Continue reading Verbosio progress, 04/07/2007

Copying objects to an application’s clipboard

The system clipboards Mozilla offers to XULRunner apps restricts us to primitive values: strings, numbers, etc. (I haven’t yet figured out how they store images, but that’s another discussion.) If you’re trying to copy a DOM node to the operating system’s clipboard, you quickly find out it’s not that easy.

Since Verbosio’s a XML editor, heavily reliant on the DOM, what am I supposed to do? Well… I cheated. Read on for more details.

UPDATE: A few commenters have suggested I have erred. I’d really appreciate someone coming up with some sample code to demonstrate a better way, using the native clipboard. (I may or may not use it, but it’s nice to know.)

Continue reading Copying objects to an application’s clipboard

Verbosio progress, 03/10/2007

I wouldn’t normally post again so soon, except that I have finally fixed Verbosio bug 16341. A little string replacement, and I’m finally able to generate a clean DOM.

Thanks to Ben Bucksch, who was willing to give up a bit of sleep to help me decide what to work on next. That would be clipboard operations – copying being the more difficult one, because that would mean copying nodes

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Verbosio progress, 03/07/2007

Robert Sayre recently told me DTD’s are just about useless. I disagree: they’re worse than useless – at least, the way Mozilla deals with them. 🙂

Specifically, the only thing Mozilla code really uses DTD’s for is chrome localizations of labels, accesskeys, etc. But if you’re dealing with chrome:// URL’s in the XUL application you’re editing, you really don’t want cross-contamination from the editor’s own chrome files. Factor in DTD’s calling on and loading other DTD’s, and you have the beginnings of a royal mess.

It’s a mess of my own making, though, because I want a complete object model for the XML documents I edit, not just the source code. Also, Mozilla’s use of DTD’s is appropriate for 99% of current uses; I just happen to require a bit more careful handling. It’s the price I pay, although hacking around it required two whole weeks for me to figure out…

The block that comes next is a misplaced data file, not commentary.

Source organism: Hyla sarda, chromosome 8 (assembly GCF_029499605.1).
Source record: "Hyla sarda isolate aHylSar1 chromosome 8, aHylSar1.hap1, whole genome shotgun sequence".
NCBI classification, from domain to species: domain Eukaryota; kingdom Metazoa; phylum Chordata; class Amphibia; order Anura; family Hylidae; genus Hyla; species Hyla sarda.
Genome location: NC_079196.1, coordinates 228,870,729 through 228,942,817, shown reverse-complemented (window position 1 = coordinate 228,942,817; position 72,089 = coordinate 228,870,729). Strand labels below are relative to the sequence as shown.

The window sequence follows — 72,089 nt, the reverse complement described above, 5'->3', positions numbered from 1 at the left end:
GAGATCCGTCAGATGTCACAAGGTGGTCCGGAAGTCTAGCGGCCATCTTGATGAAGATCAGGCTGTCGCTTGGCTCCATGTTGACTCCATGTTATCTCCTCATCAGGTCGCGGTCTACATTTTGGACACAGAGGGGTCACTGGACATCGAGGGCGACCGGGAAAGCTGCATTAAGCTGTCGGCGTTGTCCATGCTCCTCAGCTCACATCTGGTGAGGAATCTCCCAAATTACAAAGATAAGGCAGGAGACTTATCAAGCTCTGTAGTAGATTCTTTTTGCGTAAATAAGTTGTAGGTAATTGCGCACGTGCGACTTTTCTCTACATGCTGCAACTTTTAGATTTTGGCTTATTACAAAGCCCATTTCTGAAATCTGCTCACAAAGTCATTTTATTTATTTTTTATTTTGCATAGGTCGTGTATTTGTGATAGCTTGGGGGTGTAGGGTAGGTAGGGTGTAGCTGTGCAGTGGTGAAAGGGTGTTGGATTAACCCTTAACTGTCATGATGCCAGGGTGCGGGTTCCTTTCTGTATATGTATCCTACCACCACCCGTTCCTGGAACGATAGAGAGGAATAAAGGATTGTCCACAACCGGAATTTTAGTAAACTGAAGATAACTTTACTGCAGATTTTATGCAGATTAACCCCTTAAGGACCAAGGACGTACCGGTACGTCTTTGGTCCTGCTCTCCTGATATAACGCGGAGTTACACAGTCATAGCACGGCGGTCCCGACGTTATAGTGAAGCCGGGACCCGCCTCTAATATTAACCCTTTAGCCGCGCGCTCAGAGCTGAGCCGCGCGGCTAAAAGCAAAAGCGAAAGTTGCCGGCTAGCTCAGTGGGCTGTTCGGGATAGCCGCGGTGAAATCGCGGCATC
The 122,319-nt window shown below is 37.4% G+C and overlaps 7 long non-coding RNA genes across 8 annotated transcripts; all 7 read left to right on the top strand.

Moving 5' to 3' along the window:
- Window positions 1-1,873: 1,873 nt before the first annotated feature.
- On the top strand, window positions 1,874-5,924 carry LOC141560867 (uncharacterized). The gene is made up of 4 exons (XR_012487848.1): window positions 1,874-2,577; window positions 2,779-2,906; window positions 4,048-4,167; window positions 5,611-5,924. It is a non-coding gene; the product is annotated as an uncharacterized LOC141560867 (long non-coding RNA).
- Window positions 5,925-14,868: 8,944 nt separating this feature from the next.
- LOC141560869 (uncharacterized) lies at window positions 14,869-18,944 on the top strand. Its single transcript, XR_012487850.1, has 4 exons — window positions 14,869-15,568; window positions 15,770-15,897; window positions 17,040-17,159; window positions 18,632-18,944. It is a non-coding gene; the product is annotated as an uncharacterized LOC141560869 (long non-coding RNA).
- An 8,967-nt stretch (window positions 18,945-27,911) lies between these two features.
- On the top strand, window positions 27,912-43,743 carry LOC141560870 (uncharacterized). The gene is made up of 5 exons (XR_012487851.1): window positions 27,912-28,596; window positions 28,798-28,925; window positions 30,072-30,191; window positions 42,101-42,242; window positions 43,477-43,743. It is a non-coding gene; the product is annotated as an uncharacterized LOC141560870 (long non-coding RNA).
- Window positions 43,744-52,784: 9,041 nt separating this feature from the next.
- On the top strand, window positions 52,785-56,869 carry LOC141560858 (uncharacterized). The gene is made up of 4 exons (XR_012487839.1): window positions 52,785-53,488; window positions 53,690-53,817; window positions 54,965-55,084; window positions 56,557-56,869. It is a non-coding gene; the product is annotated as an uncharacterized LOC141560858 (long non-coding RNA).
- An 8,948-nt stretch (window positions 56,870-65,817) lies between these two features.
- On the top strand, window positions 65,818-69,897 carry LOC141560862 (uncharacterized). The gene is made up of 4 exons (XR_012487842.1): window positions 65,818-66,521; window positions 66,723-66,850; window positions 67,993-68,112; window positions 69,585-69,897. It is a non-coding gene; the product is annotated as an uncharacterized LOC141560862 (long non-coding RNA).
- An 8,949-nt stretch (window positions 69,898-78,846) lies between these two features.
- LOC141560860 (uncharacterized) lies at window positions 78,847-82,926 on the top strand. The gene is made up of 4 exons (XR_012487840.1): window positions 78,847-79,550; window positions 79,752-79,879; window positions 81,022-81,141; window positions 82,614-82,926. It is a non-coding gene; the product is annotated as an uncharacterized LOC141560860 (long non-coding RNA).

More in the extended entry.

Continue reading Verbosio progress, 03/07/2007

Verbosio progress, 02/24/2007

The logjam has officially broken. This week, I spent most of my time adding little usability features (like opening a file when you double-click on it in a directory tree) and doing some behind-the-scenes clean-up of the code.

I also added a new feature which any XUL developer should find interesting: a chrome directory viewer. This is different than Gijs Kruitbosch’s Chrome List extension, in that mine examines the chrome registry of an outside application, and lists alternate locales & skins as well. (Not that there’s anything wrong with Chrome List; Firefox extension developers should take a good look at it.)

To do this, I added yet another Verbosio interface, for xeIChromeDocumentPack. Whether I needed this interface or not isn’t entirely clear; I didn’t find any other interface on which matched the needs.

As I’m still waiting for (they’ve planned it for 2nd Quarter 2007), I really lost track of all the changes I’d done this week

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Coming up: support for editing DTD’s, virtual:// revisited, and a fix for a Verbosio data loss bug.

Continue reading Verbosio progress, 02/24/2007